Monday, December 17, 2018

On Watching “Eighth Grade” With a Ninth Grader

This weekend, The Wife and I watched the movie “Eighth Grade” with The Girl, who is in ninth grade.

The Girl was already familiar with Bo Burnham, the director and former comedian.  Apparently he has a following among tween and young teen girls. It doesn’t seem to be based on “heartthrob” status; it seems to be because he puts words to what they’re thinking.  TG commented that she had never heard of a comedian becoming a successful movie writer or director. I mentioned that Steve Martin had done it well. She asked who Steve Martin was.

So, yeah.

If you haven’t seen it, it’s about a white eighth grade girl, Kayla, in a relatively upscale area.  She’s an only child of a divorced dad. She’s painfully awkward, especially at the beginning of the movie; she doesn’t have any friends in school.  She’s a relatively dedicated YouTuber, making inspirational videos for nobody in particular. (At one point in the movie, the camera pans her computer screen as she looks at her channel.  Most of the videos have only one or two views.) At school, she wins the superlative for “most quiet,” to her mortification. She has a crush, whose presence is denoted with suitably unsubtle strutting music.  I had to smile in recollection of that punch-you-in-the-face feeling that crushes have at that age.

The actor who plays Kayla looks like she’s thirteen.  All of the eighth graders do. (As TG put it, “On Riverdale, they all look twenty-five and beautiful.  She looks relatable.”) The authority figures at her school are believable, too. They all look the part, and they have that blend of earnestness, jadedness, and cringe-y awkward appropriations of kid culture undertaken in the name of connection.  (When the principal “dabbed,” we all howled. When the narrator in the sex ed video introduced it saying “it’ll be lit!,” we all cringed in unison.)

TG pronounced that the movie got a lot of details right.  In an assembly scene, a teacher is greeted with a shout from the crowd of “are you my Mom?”  TG reports that that actually happens, and that the look on the teacher’s face was the same look her teachers get.  Kayla has a wall calendar that TG recognized from her friend’s house. In a few scenes, she wears the same choker that TG likes to wear.  It even gets a Rick and Morty reference right.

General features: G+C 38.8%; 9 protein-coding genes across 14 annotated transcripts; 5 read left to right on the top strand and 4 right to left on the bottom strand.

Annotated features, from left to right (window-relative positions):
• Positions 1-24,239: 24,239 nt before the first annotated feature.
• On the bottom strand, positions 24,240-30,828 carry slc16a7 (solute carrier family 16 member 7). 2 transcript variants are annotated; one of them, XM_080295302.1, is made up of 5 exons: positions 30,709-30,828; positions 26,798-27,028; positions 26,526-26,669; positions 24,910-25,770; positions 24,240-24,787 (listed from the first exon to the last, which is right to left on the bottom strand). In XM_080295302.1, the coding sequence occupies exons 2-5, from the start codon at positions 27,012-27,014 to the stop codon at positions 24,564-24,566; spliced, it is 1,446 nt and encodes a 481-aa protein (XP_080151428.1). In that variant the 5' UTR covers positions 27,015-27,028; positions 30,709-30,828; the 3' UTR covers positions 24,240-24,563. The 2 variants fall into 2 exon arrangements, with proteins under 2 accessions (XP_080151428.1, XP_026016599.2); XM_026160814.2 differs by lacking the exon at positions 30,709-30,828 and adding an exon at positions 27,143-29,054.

I was glad to see the dad portrayed sympathetically; he was well-meaning and generally competent, aside from one believable-but-painful misstep.  The movie sort of hinted that the Mean Girl’s mom liked him, but it didn’t really go anywhere with that. It was Kayla’s movie.

Naturally, the movie featured some moments that made for awkward viewing.  Kayla tries to negotiate her emerging sexuality in a few scenes that make any sympathetic viewer wince.  (The target demographic for the movie is too young to catch the American Pie reference.) Mercifully, the movie doesn’t dwell on those, but as an adult male viewer, I was horrified at what she had to go through.  The scary part was that it felt accurate.

The most jarring generational shock came during the active shooter drill.  I went to school during the relatively calm interlude between the duck-and-cover nuclear drills of the cold war and the active shooter drills they have now.  The worst we had was fire drills. TW asked TG if they got the drill right. She said they did, although they hide slightly differently. She was blase about it, but I’ll admit it shook me.  I have trouble with the idea that it’s inappropriate to ban machine guns, but perfectly fine to raise kids with the conscious awareness of the real possibility of a massacre at any moment. That seems backwards to me.  But then, I’m old enough to remember Steve Martin.